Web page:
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Cars Are Vanishing From Paris

The share of journeys made by car in the city has fallen by nearly half, and the trend is only accelerating.

Bright parasols, wooden sun loungers and expanses of golden sand suddenly appear every summer on what was once a traffic-clogged, 3.3 kilometer road along the banks of the River Seine in the heart of Paris.

The so-called “Paris Plages” have been coming to the picturesque waterside location since 2016, after Mayor Anne Hidalgo, following two years of consultation, decided to take the controversial step of closing the road to motor vehicles.

“This used to be such a stressful corner of the city,” says Françoise Genet, 38, sipping on a glass of lemonade as her two boys dig around in the sand. “It’s not quite the Côte d’Azur, but now I almost feel like I’m on vacation here.”

Under Mayor Hidalgo, Paris has done as much as any city in the world to wage a war on cars amid a growing awareness of the damaging impact they have on cities.

Passenger cars emit huge amounts of pollution and are an inefficient use of finite public space. They are Europe’s second-largest source of greenhouse gas emissions and the leading killer of children. Copenhagen has calculated that for each kilometer cycled by a resident, society reaps a benefit of €0.64 ($0.64), whereas each kilometer driven costs us €0.71 in impacts on health, safety and the environment.

But over recent years, Paris has implemented an array of measures to prioritize pedestrians, cyclists and transit while bringing car use screeching to a halt. In addition to pedestrianizing the Seine’s quayside, the French capital has banned heavily polluting diesel cars through the creation of a low-emission zone (which will become progressively more stringent from now until 2030), reduced drivers’ access to major streets, expanded green areas, and promoted other ways getting around the city. (During the pandemic, 50 kilometers of cycle routes were added to the existing 700 kilometer network).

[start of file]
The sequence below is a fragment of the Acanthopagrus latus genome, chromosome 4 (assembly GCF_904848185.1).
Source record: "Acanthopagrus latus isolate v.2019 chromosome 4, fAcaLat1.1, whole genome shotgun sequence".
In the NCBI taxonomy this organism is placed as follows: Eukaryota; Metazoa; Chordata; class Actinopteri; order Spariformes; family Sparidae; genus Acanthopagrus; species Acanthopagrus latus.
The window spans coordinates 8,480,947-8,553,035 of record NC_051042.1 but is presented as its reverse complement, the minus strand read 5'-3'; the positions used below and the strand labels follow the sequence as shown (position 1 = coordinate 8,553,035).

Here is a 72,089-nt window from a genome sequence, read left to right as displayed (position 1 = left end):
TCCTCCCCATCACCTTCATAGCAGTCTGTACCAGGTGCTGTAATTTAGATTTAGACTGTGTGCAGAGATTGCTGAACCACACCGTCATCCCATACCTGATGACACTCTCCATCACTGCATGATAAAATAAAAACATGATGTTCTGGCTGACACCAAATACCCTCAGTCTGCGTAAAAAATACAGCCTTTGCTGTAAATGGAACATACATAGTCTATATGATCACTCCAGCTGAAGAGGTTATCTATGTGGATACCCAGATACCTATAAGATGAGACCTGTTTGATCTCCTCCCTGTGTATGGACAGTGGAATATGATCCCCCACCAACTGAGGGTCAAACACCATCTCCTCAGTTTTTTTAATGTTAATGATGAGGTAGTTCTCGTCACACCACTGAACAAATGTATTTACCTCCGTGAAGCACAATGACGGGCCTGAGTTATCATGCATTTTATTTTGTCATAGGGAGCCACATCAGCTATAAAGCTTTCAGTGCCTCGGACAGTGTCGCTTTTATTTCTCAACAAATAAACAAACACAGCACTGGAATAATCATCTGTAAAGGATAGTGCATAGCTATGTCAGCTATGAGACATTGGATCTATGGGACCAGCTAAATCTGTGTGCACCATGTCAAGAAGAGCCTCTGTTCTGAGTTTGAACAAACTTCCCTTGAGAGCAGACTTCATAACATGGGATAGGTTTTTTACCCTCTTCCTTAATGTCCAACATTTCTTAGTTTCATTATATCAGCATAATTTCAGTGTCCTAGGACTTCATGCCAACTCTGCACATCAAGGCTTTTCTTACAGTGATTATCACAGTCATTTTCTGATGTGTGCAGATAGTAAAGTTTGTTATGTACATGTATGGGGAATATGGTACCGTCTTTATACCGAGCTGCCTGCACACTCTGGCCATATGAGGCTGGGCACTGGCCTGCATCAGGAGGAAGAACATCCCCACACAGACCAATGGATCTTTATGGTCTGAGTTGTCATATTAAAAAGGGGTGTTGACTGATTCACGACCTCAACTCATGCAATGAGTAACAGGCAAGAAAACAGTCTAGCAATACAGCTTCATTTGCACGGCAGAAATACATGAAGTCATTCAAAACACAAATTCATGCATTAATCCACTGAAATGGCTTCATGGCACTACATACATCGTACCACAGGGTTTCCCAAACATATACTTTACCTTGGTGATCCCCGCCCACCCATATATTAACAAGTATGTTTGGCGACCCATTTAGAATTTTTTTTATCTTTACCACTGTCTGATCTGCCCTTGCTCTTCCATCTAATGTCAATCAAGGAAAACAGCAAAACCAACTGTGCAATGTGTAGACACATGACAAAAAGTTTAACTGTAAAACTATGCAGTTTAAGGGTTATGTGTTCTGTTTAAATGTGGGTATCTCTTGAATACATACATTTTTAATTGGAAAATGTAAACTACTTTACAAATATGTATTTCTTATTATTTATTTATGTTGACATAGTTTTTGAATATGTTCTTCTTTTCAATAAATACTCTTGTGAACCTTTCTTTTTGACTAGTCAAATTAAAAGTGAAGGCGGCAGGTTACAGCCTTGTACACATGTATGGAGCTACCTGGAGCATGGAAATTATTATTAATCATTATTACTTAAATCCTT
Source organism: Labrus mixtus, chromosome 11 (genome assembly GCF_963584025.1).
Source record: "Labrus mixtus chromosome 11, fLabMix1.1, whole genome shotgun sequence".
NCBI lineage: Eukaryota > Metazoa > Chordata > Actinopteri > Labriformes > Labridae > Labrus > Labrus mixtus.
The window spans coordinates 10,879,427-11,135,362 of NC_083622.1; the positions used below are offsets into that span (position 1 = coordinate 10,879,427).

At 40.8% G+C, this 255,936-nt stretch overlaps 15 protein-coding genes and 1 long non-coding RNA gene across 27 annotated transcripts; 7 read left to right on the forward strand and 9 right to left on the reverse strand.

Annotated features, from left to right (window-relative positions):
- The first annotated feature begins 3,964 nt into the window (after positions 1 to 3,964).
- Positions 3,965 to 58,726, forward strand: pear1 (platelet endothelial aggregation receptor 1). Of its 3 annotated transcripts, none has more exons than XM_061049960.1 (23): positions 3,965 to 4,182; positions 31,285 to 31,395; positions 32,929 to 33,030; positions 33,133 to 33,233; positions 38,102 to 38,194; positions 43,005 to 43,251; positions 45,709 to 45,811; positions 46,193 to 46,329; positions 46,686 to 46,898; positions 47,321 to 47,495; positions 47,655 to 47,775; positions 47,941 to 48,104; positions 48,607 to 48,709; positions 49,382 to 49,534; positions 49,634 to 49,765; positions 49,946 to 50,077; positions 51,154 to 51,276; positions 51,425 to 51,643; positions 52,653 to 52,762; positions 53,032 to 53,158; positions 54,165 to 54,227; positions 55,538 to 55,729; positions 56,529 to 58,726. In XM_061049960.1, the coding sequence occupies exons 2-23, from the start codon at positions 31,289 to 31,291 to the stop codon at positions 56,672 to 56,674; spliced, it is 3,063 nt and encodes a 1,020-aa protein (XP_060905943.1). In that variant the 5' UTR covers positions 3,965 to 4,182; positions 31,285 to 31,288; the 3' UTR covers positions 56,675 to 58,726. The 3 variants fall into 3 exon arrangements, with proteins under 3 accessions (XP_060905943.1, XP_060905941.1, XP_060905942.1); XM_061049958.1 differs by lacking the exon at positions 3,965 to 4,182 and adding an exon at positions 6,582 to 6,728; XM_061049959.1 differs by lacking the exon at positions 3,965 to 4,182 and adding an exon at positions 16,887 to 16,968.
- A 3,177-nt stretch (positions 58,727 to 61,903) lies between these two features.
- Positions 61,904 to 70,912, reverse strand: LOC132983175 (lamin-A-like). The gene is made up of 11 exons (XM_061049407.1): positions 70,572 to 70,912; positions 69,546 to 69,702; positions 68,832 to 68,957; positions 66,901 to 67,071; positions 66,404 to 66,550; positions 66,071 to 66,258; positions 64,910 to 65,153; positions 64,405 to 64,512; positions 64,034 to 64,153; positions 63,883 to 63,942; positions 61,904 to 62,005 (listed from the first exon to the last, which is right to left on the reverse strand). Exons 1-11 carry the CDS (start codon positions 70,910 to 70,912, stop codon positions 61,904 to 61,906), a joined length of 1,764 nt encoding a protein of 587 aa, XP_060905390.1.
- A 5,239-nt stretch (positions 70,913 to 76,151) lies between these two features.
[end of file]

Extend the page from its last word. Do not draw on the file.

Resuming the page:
As a result, the proportion of journeys by car in Paris has dropped about 45 percent since 1990, according to a paper published by the journal Les Cahiers Scientifiques du Transport. At the same time, the use of public transit has risen by 30 percent and the share of cyclists has increased tenfold.

Separate research released by the Parisian Urban Planning Workshop (Apur) found the number of cars in the city has fallen — more and more quickly — every year since 2012. That means that while nine out of ten French people have a car, only three in ten Parisians do. “A lot of what has been happening in Paris is very exciting,” says Rachel Aldred, a professor of transport at London’s Westminster University. “It is seizing the opportunity to change.”

Aldred says that in order for European nations to meet their climate goals, other cities will have to follow the same route. The European Union aims to have 100 climate-neutral cities by 2030 — a goal that will require car use to fall by 40 to 50 percent. “That requires substantial changes,” she adds, “but I think that big changes are possible.”

The latest projects in Paris include enforcing a new citywide speed limit of 30 kilometers per hour and establishing car-free zones outside schools. One of the most radical new measures is a “peaceful zone,” set to launch in 2024, that will make it illegal to drive across the city center without stopping (albeit with exceptions for various groups of drivers), effectively banning cars that aren’t absolutely essential — a policy the city estimates could cut through-journeys by up to 70 percent. Meanwhile, wider efforts to create a 15-minute city — where every resident’s needs, for leisure and work, can be reached by bike or foot in a quarter of an hour — will put the brakes on car use even further.

“Hidalgo has been much more anti-car than her predecessors,” says Pierre Zembri, professor of urban planning and transport at the University of Paris Est Marne La Vallée and director of the City Mobility Transport Laboratory. “That’s clear.”

But if the transition away from motor vehicles is not done carefully, Zembri says it risks being regressive, punishing those who have little choice but to enter the city by car and shifting traffic to the suburbs. He cites the example of the gilets jaunes, or yellow vests, an anti-establishment movement that swept across France in 2019 due to the cost-of-living crisis for some of France’s poorest that was partly due to high fuel taxes.